Maxine Clamage 

Letters to a Lost Soldier – Daddy’s Home for Father’s Day 1945

Dear Daddy,

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(I originally wrote in June, 1945) Happy Father’s Day! I’d like to serve you breakfast in bed, but Mommy says, “No. Don’t wake him. Leave him alone. He needs to catch up on the sleep he lost when he was a Prisoner of War.”  I’m patiently sitting in your chair in the living room. I’m glad you enjoy sleeping in your own bed with clean sheets and fluffy pillows. 



I thank God you are home again. I know you’re still a soldier and must report for duty when your furlough ends.  I hope you’ll be reassigned on August 18 to work in the United States instead of going to Japan.

When we received a telegram that you were Missing in Action, Uncles Eddie, Lester and Bob immediately starting including me in their family activities.  They visited often to see how we were doing and gave us extra rationing stamps for necessities like new shoes when I outgrew my old ones. I consider them my father-uncles because of their kindnesses. Also their jokes.  They kept me laughing when I wanted to cry all the time, like Mommy.

I also need to thank Mommy’s father, Bepa, for living here while you were away.  I wasn’t afraid of him when he was mean and threatened to whip me with his razor strap or send me to boarding school if I fought with my sister.  I knew he was helping Mommy pay the bills and I ignored him instead of talking back. He didn’t touch me. Mimi says his bark was bigger than his bite.

I sleep better at night because you are home. I’m losing weight! Thank you for telling Mommy to get medical help for my fat condition. The doctor put me in the hospital for a basal metabolism test and discovered that my thyroid is low. He gave me thyroid pills.  Also thank you for taking me to my first dental appointment and first eye exam.  I could see the blackboard better at school with my new glasses.

I was proud when you visited my school in your Army uniform and thanked the teachers and principal for taking good care of my education and me while you were away. You expressed happiness about the letters I wrote to you with their help.  Everyone liked seeing the Indian chief headdress with feathers and beads you received as a gift from a local chief.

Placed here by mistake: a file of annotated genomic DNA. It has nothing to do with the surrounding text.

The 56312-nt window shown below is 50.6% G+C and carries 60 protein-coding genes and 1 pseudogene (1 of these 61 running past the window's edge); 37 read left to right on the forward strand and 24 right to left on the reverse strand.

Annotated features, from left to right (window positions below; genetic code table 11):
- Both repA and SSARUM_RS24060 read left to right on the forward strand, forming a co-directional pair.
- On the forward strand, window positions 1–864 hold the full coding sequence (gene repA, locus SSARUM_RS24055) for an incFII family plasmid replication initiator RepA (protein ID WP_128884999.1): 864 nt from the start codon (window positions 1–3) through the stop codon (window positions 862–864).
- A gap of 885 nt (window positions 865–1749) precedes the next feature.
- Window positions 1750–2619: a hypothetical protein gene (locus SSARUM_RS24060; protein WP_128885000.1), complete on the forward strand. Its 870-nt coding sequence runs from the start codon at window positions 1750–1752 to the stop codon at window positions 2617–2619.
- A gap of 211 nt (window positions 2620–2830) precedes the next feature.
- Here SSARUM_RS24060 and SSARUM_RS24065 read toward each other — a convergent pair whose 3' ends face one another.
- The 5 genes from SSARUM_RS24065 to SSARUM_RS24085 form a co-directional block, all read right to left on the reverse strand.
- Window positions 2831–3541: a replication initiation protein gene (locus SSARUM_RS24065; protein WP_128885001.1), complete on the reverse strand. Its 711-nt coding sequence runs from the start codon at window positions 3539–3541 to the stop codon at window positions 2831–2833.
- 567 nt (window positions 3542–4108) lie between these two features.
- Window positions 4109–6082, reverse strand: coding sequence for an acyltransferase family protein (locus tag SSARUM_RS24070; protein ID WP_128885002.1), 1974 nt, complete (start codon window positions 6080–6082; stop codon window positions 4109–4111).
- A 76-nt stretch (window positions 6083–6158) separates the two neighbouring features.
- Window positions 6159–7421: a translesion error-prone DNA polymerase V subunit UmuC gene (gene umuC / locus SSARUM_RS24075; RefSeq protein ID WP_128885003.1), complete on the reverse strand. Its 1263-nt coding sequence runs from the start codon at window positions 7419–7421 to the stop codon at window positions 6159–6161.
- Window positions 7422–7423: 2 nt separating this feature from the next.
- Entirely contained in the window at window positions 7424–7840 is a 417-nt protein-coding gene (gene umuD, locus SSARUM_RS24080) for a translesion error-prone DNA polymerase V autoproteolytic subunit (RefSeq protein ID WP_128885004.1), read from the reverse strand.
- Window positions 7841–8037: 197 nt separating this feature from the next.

I shopped for a Father’s Day present and realized you have everything.  I bought a similar item you already use, but this one’s a little different.  I also thought of a present that doesn’t cost money. It’s to listen to you and Mommy and not contradict.  I’ll ignore my sister when she taunts and bullies me behind your back. 

Mommy says I aggravate her with my questions, so I am using the encyclopedia more and trying to figure things out for myself.  I am not pestering you, because I see you need to regain your strength for your next Army assignment. I help clean up after the guests who come here with food. I never saw so many crumbs on our living room carpets before, but I like using the carpet sweeper.  I’m not complaining.

It’s fun having you home, Daddy.  Every day is like a party because of the cousins, aunts, uncles and neighbors who keep dropping by to welcome you back.  I know it tires you to keep telling your war stories, and how you survived being a Prisoner of War in Nazi Germany.  I will do my best to help you any way I can. I want your life to be easy, effortless and enjoyable while you are here.

 I wrote a little poem for you for Father’s Day, Daddy:

Since you came home from the war, I don’t mind hearing you snore. Don’t go away in the morn, since my heart will be torn. Mommy says to be quiet, and I am achieving a diet. I buy it, you try it and tie it. I promise not to run riot.

Happy Father’s Day!

Love and wishes for a speedy recovery,

Maxine

 

 


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